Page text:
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*Variables can be given any value that matches their type. The Java statement that gives a variable its value *

**is called an **assignment **statement.**

*After a variable is given a value, the variable is *

**said to be **initialized**.**

*These aren’t equations! Read “=” as “gets” deposit = 4; my_num = 3.4; name = “CSC 130”;*

*You can use the assignment operator (=) and math operators (*,/,+,-) to do arithmetic.*

*Remember your order of operations! (PEMDAS) *

*The thing on the left gets changed.*

*value = 4+3*10;*

*interest = 3.0/2.0;*

*due = value+interest;*

The right-hand sides are

**expressions**

, just like in math.

*The following table summarizes the arithmetic operators available in Java.*

This is an integer division where the fractional part is truncated.

*We can change the value of a variable. If we want the value to remain the same, we use a *

**constant**

*.*

*final double PI = 3.14159; final int MONTH_IN_YEAR = 12; final short FARADAY_CONSTANT = 23060;*

The reserved word

**final**

is used to declare constants.

These are constants, also called named constant .

These are called literal constant.

*Block of code: Denoted by { }*

*Scope: The area of code in which a variable is available for use A variable’s scope is the block in which it is declared*

*1.*

*2.*

*3.*

*4.*

*5.*

*You must declare and initialize a variable before using it on the right of a rule.*

*Only the variable to the left of the = gets changed There can be one and only one variable on the left.*

*You cannot put data into a variable that does not match the variables’ type.*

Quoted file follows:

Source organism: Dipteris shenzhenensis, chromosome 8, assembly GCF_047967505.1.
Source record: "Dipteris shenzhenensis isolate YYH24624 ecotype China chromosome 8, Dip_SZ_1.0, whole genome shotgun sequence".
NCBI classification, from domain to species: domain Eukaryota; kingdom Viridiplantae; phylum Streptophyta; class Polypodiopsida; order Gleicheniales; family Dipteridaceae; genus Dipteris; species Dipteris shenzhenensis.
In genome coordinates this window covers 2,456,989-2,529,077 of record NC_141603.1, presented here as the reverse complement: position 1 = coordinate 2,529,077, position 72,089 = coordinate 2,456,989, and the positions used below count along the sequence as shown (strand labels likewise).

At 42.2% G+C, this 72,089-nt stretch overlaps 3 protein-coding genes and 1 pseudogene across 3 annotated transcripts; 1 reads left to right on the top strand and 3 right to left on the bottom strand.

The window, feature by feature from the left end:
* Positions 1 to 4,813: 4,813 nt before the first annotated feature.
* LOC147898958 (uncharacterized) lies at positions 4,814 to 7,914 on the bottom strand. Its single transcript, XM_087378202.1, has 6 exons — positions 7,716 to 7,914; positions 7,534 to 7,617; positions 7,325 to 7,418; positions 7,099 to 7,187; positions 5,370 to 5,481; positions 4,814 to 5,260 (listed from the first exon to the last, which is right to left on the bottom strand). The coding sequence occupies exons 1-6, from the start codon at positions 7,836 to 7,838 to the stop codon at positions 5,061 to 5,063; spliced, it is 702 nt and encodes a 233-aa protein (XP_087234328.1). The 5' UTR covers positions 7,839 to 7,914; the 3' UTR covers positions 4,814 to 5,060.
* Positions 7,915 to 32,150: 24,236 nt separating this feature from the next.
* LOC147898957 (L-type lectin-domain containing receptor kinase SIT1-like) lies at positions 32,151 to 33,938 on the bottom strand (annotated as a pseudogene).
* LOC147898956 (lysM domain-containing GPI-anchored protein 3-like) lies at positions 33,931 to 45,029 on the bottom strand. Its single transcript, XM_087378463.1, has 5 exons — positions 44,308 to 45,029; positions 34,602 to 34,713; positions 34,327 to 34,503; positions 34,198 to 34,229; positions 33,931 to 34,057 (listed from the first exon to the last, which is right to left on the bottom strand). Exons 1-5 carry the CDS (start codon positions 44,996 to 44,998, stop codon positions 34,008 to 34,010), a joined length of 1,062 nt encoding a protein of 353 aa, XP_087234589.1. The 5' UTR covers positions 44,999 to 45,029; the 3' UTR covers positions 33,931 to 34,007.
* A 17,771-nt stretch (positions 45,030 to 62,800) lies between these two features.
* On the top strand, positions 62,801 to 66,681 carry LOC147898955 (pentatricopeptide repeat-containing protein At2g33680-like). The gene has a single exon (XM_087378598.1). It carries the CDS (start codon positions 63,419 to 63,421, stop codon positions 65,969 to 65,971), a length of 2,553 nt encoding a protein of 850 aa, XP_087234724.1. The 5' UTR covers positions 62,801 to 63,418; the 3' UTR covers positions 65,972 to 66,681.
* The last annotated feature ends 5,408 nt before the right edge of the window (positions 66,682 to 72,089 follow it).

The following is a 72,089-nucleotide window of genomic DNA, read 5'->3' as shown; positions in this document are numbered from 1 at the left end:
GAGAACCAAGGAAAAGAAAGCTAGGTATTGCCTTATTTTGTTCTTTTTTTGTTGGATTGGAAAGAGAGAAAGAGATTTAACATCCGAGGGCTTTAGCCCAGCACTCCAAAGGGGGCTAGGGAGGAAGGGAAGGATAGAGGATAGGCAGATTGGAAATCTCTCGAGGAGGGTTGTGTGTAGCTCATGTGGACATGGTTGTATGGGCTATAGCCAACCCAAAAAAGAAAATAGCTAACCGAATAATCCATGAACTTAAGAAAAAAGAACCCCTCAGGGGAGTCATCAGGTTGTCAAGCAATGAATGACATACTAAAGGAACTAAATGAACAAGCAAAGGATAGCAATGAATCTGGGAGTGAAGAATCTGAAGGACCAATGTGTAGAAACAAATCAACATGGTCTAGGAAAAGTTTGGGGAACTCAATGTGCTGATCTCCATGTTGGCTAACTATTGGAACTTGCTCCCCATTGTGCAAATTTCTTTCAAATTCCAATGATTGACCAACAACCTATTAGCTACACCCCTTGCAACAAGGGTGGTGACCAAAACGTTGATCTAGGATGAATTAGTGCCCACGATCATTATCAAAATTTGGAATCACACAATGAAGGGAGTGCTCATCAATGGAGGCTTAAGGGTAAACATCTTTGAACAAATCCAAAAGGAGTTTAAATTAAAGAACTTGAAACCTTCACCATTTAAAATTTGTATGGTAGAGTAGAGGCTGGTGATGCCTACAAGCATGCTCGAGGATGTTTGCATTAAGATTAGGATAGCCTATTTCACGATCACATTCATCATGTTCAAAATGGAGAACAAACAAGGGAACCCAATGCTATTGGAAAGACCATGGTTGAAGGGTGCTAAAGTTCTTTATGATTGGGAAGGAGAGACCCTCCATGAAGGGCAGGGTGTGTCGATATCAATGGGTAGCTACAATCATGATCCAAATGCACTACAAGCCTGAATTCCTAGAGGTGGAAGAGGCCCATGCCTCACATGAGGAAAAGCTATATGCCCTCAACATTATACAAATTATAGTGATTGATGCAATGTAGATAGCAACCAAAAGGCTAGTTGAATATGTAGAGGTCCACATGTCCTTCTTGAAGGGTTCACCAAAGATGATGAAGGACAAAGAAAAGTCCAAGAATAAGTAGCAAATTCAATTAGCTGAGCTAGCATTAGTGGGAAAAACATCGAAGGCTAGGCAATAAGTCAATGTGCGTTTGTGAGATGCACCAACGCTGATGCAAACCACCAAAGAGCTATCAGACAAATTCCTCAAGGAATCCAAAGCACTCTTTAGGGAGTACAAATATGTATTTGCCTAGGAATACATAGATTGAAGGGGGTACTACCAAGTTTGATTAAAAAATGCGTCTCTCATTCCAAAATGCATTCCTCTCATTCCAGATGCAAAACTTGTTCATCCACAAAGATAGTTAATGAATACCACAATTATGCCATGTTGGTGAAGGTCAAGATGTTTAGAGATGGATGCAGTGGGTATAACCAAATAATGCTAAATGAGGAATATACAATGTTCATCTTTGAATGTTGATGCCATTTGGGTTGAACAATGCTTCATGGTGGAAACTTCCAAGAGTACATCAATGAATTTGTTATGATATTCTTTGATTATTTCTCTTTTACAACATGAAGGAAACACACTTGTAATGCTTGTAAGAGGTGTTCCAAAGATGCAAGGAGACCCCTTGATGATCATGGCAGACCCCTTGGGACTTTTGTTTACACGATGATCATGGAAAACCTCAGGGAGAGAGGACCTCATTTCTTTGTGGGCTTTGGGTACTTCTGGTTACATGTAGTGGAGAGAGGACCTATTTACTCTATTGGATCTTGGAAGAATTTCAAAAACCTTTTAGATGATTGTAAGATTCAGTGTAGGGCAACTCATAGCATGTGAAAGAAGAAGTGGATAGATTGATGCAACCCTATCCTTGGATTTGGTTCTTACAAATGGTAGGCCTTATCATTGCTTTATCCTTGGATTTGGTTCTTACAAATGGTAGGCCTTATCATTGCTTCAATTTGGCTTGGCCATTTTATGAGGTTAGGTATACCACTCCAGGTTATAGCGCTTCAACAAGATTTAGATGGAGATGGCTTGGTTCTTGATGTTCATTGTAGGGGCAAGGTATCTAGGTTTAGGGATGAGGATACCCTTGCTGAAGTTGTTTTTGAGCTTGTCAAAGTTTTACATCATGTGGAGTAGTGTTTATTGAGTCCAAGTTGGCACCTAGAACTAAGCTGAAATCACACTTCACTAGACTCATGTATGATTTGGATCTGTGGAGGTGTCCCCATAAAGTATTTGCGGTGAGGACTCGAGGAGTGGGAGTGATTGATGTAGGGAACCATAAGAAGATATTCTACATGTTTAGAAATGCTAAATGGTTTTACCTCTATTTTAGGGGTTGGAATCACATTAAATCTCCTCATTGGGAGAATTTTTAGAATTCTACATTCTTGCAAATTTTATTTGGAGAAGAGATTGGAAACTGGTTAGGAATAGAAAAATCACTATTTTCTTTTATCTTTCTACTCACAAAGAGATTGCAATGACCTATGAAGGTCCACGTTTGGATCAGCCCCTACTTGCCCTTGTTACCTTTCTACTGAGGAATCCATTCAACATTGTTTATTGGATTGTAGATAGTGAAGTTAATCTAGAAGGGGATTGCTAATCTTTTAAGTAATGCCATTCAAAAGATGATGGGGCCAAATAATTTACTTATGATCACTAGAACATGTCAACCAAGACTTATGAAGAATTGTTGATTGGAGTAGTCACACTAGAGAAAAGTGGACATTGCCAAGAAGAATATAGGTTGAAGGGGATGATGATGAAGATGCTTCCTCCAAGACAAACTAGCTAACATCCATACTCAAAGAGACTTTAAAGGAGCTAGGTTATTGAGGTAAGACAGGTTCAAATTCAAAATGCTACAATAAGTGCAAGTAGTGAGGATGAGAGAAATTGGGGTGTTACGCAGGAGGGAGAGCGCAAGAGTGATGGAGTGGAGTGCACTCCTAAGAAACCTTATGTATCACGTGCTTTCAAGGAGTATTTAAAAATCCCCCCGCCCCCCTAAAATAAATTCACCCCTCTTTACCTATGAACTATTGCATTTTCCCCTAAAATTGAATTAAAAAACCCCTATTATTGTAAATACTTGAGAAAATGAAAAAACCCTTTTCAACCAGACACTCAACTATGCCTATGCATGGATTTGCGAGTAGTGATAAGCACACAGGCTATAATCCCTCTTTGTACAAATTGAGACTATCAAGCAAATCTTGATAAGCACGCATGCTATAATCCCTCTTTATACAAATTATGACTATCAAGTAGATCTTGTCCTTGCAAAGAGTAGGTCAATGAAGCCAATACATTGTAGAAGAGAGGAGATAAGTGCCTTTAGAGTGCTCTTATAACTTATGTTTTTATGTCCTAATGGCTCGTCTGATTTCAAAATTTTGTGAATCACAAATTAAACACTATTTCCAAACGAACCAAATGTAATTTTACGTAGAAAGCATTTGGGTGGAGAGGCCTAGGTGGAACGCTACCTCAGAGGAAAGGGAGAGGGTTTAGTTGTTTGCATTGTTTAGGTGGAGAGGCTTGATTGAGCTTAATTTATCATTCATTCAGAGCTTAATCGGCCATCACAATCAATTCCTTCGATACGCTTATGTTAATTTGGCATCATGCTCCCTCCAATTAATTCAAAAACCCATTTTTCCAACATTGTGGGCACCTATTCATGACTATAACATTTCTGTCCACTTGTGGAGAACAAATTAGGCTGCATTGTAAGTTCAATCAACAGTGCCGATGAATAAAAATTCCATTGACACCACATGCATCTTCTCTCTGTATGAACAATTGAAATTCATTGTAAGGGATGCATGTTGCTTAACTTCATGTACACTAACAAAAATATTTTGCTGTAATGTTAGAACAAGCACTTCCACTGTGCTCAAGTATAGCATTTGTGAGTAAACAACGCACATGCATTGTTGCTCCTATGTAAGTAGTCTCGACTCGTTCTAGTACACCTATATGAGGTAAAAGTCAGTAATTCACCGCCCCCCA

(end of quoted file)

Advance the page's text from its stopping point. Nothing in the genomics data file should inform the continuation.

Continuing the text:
*You can only have one variable with any given name in a particular block.*

*Assignment statements are NOT math equations!*

*count = count + 1;*

*These are commands!*

*value = 2;*

*interest = value;*

*value = value + 3;*

*What’s the value of interest?*

*There’s no such thing as:*

*z*

4(

*y*

3

*x*

12)

*Double Division: no rounding*

*3.0 / 6.0*

*6.0 / 3.0*

*x/1.5*

*At least one number must have a decimal*

*Integer Division: round DOWN*

*3/6*

*6/3*

*x/y, if both x and y are ints*

*Both numbers are integers*

*int x = 6/4;*

*int y = 4/6;*

*double z = 4/6;*

*double a = 6/4;*

*double b = 6/12.0;*

*int c = 6.0/12;*

*Modular Arithmetic: Remainder from division*

*Works with integers only*

*Operator is % (NOT PERCENT!) 6 % 4 is read “six mod four”*

*3 % 6 =*

*7 % 2 =*

*7 % 14 = *

*14 % 7 =*

*What useful thing does % 10 do?*

*3 % 10 = *

*51 % 10 =*

*40 % 10 =*

*678 % 10 = What useful thing does /10 do (integer division?)*

*3/10 =*

*51/10 = *

*40/10=*

*678/10 = What useful thing does % 2 do? *

*To change a variable’s type, you can cast from one type to another*

*int x = 4;*

*double y = 10/(double)x;*

*This is illegal:*

*int x = 5.5;*

*This is legal:*

*int x = (int)5.5;*

*Increment Operator*

*x =x + 1;*

*x++;*

*Decrement Operator*

*x = x – 1;*

*x--;*

*And others:*

*x += 2;*

*amount *= 1.05;*

*Random numbers – generate with the Math object.*

*Random double between x and y:*

**double rand = Math.random()*(y-x)+x;**

*Random int between x and y (inclusive):*

**int rand = (int)(Math.random()*(y-x+1)+x); Be careful with parentheses!**

*You can print to the console window:*

System.out.println(“Hello!”); String word = “Hey”; System.out.println(word); System.out.println(45+5); int y = 45+5; System.out.println(y); System.out.println(“y”); System.out.println(“The answer is “+y); System.out.print(“Stay on this line “); System.out.print(“and keep printing.”);

*Average three numbers*

*Fahrenheit to Celsius*

*C = (5/9)(F-32)*

*Given a big number, (> 1000), print its last three digits in reverse order (Ex: if input is 1234, prints out 432) *